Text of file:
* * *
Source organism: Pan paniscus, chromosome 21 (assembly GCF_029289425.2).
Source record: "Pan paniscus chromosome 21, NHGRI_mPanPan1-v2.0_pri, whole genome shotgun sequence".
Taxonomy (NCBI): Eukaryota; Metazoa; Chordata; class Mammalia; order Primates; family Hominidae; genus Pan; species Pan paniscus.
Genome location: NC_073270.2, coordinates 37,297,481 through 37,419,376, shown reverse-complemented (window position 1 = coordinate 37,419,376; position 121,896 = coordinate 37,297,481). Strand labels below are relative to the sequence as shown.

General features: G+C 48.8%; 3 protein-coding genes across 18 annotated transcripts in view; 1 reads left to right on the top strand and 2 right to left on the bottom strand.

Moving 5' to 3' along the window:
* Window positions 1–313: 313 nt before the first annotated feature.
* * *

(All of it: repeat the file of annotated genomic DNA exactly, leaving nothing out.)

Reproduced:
Source organism: Pan paniscus, chromosome 21 (assembly GCF_029289425.2).
Source record: "Pan paniscus chromosome 21, NHGRI_mPanPan1-v2.0_pri, whole genome shotgun sequence".
Taxonomy (NCBI): Eukaryota; Metazoa; Chordata; class Mammalia; order Primates; family Hominidae; genus Pan; species Pan paniscus.
Genome location: NC_073270.2, coordinates 37,297,481 through 37,419,376, shown reverse-complemented (window position 1 = coordinate 37,419,376; position 121,896 = coordinate 37,297,481). Strand labels below are relative to the sequence as shown.

General features: G+C 48.8%; 3 protein-coding genes across 18 annotated transcripts in view; 1 reads left to right on the top strand and 2 right to left on the bottom strand.

Moving 5' to 3' along the window:
* Window positions 1–313: 313 nt before the first annotated feature.